While the Palestinian Authority rails at Israel over its “settlement expanionist policies” a quiet move may be in process to grant a measure of autonomy in Jerusalem’s Arab neighborhoods.
The Kuwait-based Al Jaridi newspaper quoted “private sources” on Wednesday who said Israel has proposed security forces of the Palestine Liberation Organization (PLO) police — and prevent attacks on Israelis — from the Arab neighborhoods in Jerusalem’s post-1967 areas.
Among the neighborhoods to be included in the PLO security force catchment area would be the northern “hot spot” neighborhoods of Shuafat and Anata.
Under the proposed agreement, the PLO police force would secure the neighborhoods without the need for prior coordination with Israel, thus granting the area a form of autonomy within the capital.
The proposal is being studied by PLO officials, who have said they will raise the matter with Palestinian Authority chairman Mahmoud Abbas and other government leaders. (Of course, the PA chairman is also the de facto leader of the PLO, and was its official leader until late last year, when he turned over the reins to chief negotiator Saeb Erekat.)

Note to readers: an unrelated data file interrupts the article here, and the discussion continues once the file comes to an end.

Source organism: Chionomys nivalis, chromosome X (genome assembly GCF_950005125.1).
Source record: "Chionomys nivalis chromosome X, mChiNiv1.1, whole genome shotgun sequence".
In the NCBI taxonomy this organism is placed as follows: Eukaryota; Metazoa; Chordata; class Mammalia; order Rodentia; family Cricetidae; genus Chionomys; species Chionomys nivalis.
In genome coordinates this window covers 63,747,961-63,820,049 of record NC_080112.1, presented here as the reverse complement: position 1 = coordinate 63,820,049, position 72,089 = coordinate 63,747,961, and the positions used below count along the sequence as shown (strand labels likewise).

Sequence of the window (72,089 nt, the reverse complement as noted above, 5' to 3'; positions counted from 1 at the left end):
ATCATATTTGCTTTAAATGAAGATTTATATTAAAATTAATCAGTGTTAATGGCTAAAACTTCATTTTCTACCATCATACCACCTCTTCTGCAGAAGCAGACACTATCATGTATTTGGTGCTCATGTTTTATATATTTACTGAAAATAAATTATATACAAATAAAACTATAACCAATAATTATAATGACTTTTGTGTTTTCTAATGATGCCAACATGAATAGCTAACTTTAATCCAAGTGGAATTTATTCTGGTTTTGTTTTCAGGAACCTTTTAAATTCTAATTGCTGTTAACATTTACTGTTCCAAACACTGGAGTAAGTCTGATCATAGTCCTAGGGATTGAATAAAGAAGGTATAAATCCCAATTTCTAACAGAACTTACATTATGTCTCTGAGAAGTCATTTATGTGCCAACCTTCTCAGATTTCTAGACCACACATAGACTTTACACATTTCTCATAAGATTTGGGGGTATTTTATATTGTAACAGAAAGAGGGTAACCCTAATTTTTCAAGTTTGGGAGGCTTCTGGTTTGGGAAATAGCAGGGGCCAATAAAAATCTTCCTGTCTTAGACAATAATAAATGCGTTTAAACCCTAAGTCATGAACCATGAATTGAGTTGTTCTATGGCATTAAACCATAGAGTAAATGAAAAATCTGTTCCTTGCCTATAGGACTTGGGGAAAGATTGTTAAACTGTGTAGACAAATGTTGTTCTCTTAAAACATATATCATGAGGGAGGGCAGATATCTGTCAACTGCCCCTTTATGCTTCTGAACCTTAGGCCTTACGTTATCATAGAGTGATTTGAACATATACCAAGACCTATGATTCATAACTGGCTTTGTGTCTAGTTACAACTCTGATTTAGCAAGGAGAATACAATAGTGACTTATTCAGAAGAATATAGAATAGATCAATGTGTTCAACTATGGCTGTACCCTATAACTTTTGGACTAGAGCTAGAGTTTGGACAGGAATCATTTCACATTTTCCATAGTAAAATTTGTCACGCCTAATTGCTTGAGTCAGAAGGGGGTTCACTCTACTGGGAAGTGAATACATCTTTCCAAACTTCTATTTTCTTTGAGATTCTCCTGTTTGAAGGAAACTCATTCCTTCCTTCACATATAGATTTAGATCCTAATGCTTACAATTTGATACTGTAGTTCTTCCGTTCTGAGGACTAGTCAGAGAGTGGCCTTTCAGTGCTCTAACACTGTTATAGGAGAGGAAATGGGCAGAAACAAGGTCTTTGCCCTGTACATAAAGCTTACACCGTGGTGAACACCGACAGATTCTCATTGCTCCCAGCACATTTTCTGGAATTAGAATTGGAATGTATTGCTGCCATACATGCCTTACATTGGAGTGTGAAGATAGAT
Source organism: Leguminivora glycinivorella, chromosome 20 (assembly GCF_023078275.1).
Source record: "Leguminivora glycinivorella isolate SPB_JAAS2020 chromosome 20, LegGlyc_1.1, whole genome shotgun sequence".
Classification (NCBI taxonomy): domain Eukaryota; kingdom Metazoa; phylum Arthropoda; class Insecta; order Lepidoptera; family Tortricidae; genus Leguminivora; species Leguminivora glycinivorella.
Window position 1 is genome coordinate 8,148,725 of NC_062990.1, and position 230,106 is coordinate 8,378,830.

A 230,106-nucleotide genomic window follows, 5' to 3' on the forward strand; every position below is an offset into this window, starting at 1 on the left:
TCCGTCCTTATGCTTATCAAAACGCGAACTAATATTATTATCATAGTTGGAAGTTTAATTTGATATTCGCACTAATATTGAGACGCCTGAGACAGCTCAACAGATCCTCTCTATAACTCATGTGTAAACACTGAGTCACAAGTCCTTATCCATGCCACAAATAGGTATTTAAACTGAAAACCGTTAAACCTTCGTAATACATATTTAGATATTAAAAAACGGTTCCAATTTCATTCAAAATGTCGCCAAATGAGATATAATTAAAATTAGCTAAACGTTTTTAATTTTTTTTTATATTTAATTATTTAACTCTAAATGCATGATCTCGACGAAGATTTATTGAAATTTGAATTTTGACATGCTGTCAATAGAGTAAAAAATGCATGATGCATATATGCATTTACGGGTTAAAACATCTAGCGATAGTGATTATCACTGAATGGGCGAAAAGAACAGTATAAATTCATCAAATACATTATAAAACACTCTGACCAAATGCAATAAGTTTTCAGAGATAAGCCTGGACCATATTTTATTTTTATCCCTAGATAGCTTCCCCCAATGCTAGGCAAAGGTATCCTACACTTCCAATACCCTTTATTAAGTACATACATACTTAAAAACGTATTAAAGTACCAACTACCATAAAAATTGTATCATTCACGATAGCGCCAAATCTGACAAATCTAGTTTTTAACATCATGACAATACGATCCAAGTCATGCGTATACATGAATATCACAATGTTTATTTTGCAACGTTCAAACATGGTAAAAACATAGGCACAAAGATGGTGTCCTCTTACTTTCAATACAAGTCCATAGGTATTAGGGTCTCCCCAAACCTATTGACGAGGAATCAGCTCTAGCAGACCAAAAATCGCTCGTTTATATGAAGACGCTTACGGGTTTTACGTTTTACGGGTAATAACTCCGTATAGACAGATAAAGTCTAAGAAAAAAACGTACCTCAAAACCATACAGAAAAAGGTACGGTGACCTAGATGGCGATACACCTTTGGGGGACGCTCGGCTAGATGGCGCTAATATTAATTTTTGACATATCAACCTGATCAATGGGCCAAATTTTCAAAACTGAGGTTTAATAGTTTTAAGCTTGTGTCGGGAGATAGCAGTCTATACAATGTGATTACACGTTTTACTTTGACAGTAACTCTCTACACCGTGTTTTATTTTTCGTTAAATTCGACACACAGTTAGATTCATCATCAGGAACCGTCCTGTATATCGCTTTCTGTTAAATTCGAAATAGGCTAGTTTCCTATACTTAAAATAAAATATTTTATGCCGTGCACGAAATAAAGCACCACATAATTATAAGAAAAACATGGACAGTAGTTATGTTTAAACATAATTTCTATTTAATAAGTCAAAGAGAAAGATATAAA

According to the report, “observers” see the proposal “as an attempt by Israel to “shirk their responsibilities towards the Arab population of Jerusalem and the camps surrounding the city.” The Arabs who live in those communities there hold blue Israeli identity cards, denoting they are Israeli residents; yet when traveling abroad, temporary Jordanian passports. They could, if they chose, turn to Israel’s Interior Ministry and apply to become actual citizens of Israel since they are technically residents of Jerusalem. But for many reasons, they don’t.
An Israeli security source pointed out that if carried out, the proposed move “could be interpreted as de facto partitioning of the capital into east and west. This could lead to major embarrassment for the right-wing government of Prime Minister Benjamin Netanyahu,” he said.
Since October, Israelis have been targeted by Arab terrorists in 108 stabbings, 37 shootings and 22 vehicular ramming attacks. In the past four months, 27 Israelis, one foreign citizen and a Palestinian Authority citizen have been murdered in terror attacks; 289 more wounded, many seriously.
Statements by Fatah, Hamas and Palestinian Islamic Jihad spokespersons have described the attacks as “heroic actions” and “the natural response to Israel’s crimes.”
The attacks are motivated for the most part by the lie spread by the Palestinian Authority media that Israel allegedly threatened Al-Aqsa mosque, as well as by the frustration, desperation and anger of the younger generation.
Most of the attackers have not been operatives of any established terrorist organization, and the current wave of terrorism has not been directed by any organization. Rather, it is being directly inspired by the intensive and sometimes subliminal incitement that has for decades been the driving force behind it.
Hana Levi Julian